A Cuban flag flies among empty flag polls near the U.S. Interests Section building, behind, in Havana, Sunday, July 19, 2015. Washington and Havana plan to officially restore diplomatic relations on Monday with the reopening of their embassies. While no formal ceremony is planned Monday for the U.S. Interests Section in Havana, it too will become a full-fledged embassy just after midnight as the Cold War foes formally enter a new era of engagement. (AP Photo/Ramon Espinosa)
A workman at the US Department of State add the Cuban flag at to the display of flags inside the main entrance at 202 'C' Street at 4am local time (0800 GMT) in Washington, DC on July 20, 2015. The United States and Cuba formally resumed diplomatic relations on July 20, as the Cuban flag was raised at the US State Department in a historic gesture toward ending decades of hostility between the Cold War foes. AFP PHOTO / Paul J. Richards (Photo credit should read PAUL J. RICHARDS/AFP/Getty Images)
Edwardo Clark, a Cuban-American, holds an American flag and a Cuban flag as he celebrates outside the new Cuban embassy in Washington, Monday, July 20, 2015. The United States and Cuba restored full diplomatic relations Monday after more than five decades of frosty relations rooted in the Cold War. (AP Photo/Andrew Harnik)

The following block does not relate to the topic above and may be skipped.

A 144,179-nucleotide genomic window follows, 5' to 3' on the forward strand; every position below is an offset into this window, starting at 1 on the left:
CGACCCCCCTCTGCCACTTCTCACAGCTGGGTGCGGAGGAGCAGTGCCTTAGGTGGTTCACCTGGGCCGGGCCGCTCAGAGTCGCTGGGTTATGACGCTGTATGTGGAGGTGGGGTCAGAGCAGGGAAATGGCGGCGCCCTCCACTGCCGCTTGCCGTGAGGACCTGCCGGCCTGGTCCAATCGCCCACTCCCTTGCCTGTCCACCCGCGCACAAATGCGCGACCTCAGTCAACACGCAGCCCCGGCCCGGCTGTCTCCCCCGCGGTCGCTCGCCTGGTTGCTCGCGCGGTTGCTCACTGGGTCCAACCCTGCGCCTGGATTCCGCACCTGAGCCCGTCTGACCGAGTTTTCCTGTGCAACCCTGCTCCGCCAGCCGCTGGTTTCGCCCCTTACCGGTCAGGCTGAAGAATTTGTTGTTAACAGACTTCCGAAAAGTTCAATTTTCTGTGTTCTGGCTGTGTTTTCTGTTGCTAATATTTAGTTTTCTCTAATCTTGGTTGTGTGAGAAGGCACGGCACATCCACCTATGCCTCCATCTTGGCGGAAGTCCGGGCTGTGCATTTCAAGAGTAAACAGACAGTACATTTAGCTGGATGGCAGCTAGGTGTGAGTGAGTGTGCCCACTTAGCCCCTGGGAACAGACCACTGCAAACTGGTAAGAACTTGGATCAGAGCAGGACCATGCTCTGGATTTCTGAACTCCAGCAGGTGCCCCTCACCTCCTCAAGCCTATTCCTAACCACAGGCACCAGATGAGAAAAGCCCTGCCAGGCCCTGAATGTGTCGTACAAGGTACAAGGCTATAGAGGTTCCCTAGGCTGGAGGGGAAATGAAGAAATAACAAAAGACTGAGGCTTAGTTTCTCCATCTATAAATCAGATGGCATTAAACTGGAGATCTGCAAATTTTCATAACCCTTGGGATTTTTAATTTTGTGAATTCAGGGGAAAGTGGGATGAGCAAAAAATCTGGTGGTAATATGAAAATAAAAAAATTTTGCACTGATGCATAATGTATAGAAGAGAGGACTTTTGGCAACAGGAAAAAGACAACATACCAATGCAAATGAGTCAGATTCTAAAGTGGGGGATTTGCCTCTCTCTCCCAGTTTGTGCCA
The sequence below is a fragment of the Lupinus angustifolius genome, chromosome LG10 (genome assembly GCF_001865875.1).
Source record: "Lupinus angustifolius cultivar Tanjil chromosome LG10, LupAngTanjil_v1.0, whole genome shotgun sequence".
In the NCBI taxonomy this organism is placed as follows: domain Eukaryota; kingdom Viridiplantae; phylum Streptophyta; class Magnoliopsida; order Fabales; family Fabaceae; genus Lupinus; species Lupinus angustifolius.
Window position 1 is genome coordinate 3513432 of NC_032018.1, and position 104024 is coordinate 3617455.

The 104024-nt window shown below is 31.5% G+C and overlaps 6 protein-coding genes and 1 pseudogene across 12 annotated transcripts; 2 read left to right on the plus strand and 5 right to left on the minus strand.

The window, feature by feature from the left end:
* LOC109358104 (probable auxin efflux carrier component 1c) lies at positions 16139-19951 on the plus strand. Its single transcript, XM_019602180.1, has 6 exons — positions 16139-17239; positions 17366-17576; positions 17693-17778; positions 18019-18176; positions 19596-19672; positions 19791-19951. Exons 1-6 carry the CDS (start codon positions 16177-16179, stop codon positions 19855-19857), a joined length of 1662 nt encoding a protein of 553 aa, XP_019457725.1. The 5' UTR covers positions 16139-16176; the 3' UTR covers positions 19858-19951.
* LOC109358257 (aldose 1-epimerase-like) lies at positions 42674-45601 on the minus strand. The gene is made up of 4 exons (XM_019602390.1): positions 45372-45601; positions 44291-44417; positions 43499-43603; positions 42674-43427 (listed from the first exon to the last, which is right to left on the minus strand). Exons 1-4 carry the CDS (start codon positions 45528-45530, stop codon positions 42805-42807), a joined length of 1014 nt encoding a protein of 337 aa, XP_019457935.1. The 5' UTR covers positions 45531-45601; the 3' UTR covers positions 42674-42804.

The last Cuban flag that was lowered from the Cuban Embassy in Washington on January 3, 1961 when relations between the United States and Cuba were severed, hangs in their new embassy in Washington, Monday, July 20, 2015. The United States and Cuba restored full diplomatic relations Monday after more than five decades of frosty relations rooted in the Cold War. (AP Photo/Andrew Harnik, Pool)
A man waves the US and Cuban flags as he walks in front of the new Cuban Embassy shortly before it's official ceremonial opening July 20, 2015, in Washington, DC. The United States and Cuba formally resumed diplomatic relations on July 20, as the Cuban flag was raised at the US State Department in a historic gesture toward ending decades of hostility between the Cold War foes. AFP PHOTO/Paul J. Richards (Photo credit should read PAUL J. RICHARDS/AFP/Getty Images)
US President Barack Obama(R) speaks along side Vice President Joe Biden in the Rose Garden of the White House on July 1, 2015 in Washington, DC. Obama announced plans to reopen the US Embassy in Havana in an effort to reestablish diplomatic ties with Cold War enemy Cuba. AFP PHOTO/BRENDAN SMIALOWSKI (Photo credit should read BRENDAN SMIALOWSKI/AFP/Getty Images)
US Vice President Joe R. Biden listens while US President Barack Obama speaks in the Rose Garden of the White House July 1, 2015 in Washington, DC. Obama announced plans to reopen the US Embassy in Havana in an effort to reestablish diplomatic ties with Cold War enemy Cuba. AFP PHOTO/BRENDAN SMIALOWSKI (Photo credit should read BRENDAN SMIALOWSKI/AFP/Getty Images)